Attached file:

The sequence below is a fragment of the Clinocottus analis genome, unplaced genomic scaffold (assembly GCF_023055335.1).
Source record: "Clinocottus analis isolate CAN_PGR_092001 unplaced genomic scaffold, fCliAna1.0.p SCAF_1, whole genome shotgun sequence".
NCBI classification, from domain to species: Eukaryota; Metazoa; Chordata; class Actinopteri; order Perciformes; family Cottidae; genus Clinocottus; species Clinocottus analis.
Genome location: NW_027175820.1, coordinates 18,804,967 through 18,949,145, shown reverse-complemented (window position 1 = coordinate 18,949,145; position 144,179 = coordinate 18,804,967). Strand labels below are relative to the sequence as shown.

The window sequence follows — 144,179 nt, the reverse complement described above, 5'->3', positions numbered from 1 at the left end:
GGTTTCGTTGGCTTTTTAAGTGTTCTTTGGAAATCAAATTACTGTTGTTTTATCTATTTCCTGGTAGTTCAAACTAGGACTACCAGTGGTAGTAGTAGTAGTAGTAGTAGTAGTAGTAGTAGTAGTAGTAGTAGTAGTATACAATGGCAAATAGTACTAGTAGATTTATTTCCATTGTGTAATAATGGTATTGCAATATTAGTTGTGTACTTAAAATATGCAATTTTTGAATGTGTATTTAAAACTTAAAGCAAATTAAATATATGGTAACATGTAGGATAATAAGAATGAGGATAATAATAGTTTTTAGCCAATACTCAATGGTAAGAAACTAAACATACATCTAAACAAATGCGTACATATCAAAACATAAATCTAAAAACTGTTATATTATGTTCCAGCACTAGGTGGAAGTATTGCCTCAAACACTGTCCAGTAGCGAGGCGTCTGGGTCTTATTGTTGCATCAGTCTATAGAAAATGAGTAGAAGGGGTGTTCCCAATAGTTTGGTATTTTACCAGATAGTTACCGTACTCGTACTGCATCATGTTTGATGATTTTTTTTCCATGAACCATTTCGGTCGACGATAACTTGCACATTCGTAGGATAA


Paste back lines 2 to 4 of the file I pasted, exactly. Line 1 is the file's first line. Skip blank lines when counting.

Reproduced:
Source record: "Clinocottus analis isolate CAN_PGR_092001 unplaced genomic scaffold, fCliAna1.0.p SCAF_1, whole genome shotgun sequence".
NCBI classification, from domain to species: Eukaryota; Metazoa; Chordata; class Actinopteri; order Perciformes; family Cottidae; genus Clinocottus; species Clinocottus analis.
Genome location: NW_027175820.1, coordinates 18,804,967 through 18,949,145, shown reverse-complemented (window position 1 = coordinate 18,949,145; position 144,179 = coordinate 18,804,967). Strand labels below are relative to the sequence as shown.